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How and Why to Use Back Button Focus

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Back button focus is one of those photography terms that I had heard thrown around from time to time, but I never took the proper time to explore what it was all about. I finally sat down and did a bit of research on the topic and discovered it was something pretty awesome, so if this is something you are also curious about, read on!

Back button focus simply means you will be using a button on the back of your camera to focus instead of your shutter release. Why on earth would you ever do that? The number one reason (in my opinion) that you’d do this is when you are using servo focus mode. If you are unfamiliar with servo focus, this is a focus mode in which the camera is constantly tracking your subject as you hold the shutter button halfway down. This is a great mode to use when shooting photos of sports, your dog at the park, your kids running around, etc. Servo mode is a great feature, but can also be extremely frustrating if you are trying to focus while also trying to compose your shot. Here’s an example of what I mean: you are in servo mode, shooting your dog playing at the park. You are following your dog’s movements, with the lens constantly tracking and focusing along the way. You’d like to get a nicely composed shot of your dog, using the rule of thirds and all the other composition tricks you’ve been practicing. So as you quickly place your subject (your dog) out of dead center in the frame, with your finger still held halfway down, the camera starts trying to focus on the background instead. Because you are in servo focus mode, the camera is doing exactly what you told it to do, and the shot is ruined. At this point you might be thinking, “why would anyone use this stupid servo mode, it sucks!” This is where back button focus can really help.

With back button focus enabled, you’ll no longer be using the shutter button for focusing. Instead, you’ll be using a button on the back of the camera that’s labeled “AF-ON”. You’ll notice that this button is easily accessible by your thumb on every SLR that has this feature, and that’s on purpose. Using the above example of you trying to get a great shot of your dog playing in the park, you’d have your thumb holding the AF-ON button as you track your dog, then when you are ready to compose the shot, you’d simply take your thumb off the AF-ON button, hit the shutter release, and get a nice shot. The camera stops focusing when you let go of the AF-ON button and the shutter button is doing exactly what its name implies: releasing the shutter.

AF-ON isn’t just for servo focus mode, however. It still works great using the default “one shot” focus mode. The same technique would apply here: Use the AF-ON button to focus, release when you get the focus you want, recompose and shoot. I’ve used this technique when shooting events where there’s an important speaker talking at a podium, or someone giving a speech in which they roam the room using a hand-held microphone. It works great, and once you get used to it you might never go back!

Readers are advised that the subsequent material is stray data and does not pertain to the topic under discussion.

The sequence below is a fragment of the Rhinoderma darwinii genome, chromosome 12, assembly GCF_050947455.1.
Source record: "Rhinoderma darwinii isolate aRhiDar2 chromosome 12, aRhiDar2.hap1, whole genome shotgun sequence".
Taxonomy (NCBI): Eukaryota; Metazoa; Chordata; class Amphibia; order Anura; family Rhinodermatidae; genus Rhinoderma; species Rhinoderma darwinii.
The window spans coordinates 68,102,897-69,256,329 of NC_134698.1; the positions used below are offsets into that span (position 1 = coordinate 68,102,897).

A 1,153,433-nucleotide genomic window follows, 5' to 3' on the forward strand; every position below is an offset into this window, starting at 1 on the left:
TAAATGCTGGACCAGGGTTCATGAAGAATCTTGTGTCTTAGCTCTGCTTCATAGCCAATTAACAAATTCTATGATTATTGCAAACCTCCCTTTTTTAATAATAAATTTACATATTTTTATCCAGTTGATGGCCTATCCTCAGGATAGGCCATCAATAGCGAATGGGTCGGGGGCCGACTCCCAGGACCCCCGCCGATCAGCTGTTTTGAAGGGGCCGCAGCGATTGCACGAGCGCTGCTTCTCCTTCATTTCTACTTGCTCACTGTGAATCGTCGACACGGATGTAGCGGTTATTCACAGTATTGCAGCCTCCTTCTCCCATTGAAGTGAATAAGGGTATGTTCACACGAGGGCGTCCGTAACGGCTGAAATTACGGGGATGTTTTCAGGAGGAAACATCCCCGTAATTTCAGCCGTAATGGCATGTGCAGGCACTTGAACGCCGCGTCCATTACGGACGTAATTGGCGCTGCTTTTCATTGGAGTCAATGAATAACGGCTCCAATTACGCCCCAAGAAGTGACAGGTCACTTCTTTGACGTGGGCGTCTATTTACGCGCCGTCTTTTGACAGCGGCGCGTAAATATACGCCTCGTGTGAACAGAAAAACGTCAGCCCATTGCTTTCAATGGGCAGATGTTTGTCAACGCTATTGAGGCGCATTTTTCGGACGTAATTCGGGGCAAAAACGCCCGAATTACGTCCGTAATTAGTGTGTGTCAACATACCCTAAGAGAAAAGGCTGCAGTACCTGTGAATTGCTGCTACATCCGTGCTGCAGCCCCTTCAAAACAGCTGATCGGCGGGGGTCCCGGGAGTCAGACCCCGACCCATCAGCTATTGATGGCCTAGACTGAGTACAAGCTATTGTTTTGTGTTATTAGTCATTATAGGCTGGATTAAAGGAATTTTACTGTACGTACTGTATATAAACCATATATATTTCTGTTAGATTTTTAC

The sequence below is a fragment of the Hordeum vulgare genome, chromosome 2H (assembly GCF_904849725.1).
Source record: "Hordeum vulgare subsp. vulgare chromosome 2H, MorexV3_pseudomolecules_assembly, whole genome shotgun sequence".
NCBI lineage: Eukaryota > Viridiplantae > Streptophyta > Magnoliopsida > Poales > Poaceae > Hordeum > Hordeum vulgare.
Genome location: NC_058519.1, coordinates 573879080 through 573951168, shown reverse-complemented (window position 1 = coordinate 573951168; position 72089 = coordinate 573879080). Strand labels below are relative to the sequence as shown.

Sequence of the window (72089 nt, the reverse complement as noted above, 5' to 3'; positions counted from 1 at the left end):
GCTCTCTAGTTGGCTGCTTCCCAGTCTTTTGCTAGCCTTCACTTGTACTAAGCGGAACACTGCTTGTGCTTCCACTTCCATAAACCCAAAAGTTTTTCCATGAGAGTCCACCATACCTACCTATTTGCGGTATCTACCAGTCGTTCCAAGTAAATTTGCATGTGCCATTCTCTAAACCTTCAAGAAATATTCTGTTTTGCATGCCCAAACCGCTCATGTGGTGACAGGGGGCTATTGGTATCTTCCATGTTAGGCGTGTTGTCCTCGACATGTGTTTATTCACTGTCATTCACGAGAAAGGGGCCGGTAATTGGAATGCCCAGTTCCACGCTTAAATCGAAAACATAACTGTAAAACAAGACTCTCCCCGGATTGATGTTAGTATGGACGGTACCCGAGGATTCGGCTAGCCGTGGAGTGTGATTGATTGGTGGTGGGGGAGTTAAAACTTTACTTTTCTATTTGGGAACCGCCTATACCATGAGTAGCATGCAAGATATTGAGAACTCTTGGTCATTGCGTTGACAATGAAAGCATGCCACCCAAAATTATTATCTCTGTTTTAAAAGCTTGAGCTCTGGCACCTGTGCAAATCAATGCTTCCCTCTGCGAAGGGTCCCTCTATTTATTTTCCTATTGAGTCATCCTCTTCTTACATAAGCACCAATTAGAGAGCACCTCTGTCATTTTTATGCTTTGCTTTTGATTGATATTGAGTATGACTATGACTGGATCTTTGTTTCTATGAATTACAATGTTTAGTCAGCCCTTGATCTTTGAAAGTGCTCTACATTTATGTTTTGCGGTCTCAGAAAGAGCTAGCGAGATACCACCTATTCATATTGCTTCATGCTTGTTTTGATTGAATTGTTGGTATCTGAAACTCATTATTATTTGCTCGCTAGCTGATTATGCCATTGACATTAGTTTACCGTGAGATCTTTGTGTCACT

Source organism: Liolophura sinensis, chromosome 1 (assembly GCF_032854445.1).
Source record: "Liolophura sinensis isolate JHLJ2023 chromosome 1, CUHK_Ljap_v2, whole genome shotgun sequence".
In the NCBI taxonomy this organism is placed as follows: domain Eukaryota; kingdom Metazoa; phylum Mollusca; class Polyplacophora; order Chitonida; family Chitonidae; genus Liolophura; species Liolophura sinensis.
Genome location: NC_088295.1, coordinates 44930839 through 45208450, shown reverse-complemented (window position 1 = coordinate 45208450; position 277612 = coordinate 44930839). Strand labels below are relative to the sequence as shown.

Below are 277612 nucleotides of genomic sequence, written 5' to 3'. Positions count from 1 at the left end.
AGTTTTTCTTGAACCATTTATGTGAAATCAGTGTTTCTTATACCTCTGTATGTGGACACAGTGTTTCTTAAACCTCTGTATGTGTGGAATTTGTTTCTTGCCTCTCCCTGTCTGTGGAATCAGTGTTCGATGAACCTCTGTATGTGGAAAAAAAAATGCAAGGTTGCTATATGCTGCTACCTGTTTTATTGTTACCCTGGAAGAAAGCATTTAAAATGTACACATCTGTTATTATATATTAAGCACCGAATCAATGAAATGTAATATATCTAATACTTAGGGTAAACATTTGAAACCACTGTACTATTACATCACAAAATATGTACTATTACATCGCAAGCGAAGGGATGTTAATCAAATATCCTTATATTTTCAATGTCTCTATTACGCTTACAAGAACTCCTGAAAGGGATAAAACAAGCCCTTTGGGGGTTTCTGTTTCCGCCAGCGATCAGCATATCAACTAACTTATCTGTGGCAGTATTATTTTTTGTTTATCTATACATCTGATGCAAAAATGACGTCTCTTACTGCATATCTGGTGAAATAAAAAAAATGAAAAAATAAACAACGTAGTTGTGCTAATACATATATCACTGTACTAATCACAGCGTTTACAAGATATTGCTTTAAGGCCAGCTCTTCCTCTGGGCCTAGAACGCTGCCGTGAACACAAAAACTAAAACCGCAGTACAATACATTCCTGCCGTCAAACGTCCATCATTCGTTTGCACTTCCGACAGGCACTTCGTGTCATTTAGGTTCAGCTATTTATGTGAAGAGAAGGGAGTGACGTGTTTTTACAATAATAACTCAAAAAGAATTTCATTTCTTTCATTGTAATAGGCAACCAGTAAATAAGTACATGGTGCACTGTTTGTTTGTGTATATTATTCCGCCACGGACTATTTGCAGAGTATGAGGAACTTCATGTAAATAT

So how do you enable this whole “back button focus” deal? It’s actually pretty easy, but you’ll need to dig into your camera’s menu settings. I’ve enabled it on a Canon 5D Mark II as well as a Canon 50D.  As soon as I learn how to enable it on a Nikon, I’ll update this post.

Here’s how to enable back button focus on a Canon 5D Mark II and a Canon 50D (the settings are identical):

  • Press the “Menu” button.
  • Scroll over to the orange camera icon.
  • Use the scroll wheel and choose C.FnIV:Operation/Others. Hit the “set” button (center button) to open the options.
  • The first option you’ll see is “Shutter button/AF-ON”. Hit SET on your scroll wheel to go into the menu options.
  • The 3rd option down is what you want. It’s labeled “2:Metering start/Meter+AF start”.

Once that’s set, you’ll use the “AF-ON” button to focus and the shutter button will only be used to release the shutter. If you want to change the settings back, go back into the menu and choose the first option (0:Metering + AF start).

Here are some images showing the settings on a 5D Mark II.

Step 1

Enabling Back Button Focus – Step 1

Step 2

Enabling Back Button Focus – Step 2

AF-ON is your new focus button!

AF-ON is your new focus button!

  • This is very clever!

    • Yeah, it’s very cool. Let’s get it working on your Nikon!

  • Val

    Yes tips for this on nikon would be great thanks

  • Amy Knott

    Thanks so much for this! Was able to figure out that I had the wrong settings enabled on my camera and I was getting so frustrated that back button focusing wasn’t working properly – and also I was not pressing the AF-ON button. Very helpful!

  • Hesvey Martin

    hi there! I’ve been using canon 7d for 4 years already and I really loved it’s double AF point back button feature. That means that you can assign a certain AF point to focus on when you press the (*) button and the other regular AF point that you can change anytime is activated when you press the AF-ON button. for example, you want to focus the upper right most AF point, just press the (*) button. and if you want to focus the upper left most AF point, just press the AF-ON button which is really a great and fast thing to do when you frequently shift from one AF point to the other that you used most of the time. is this feature also available in Canon 5D Mark II? am asking this because i bought my friend’s 5d mkii but i can’t find the feature i mentioned above. back button focusing in 5d mkii still possible but with only one settable AF point. is it possible to have 2 AF points instead?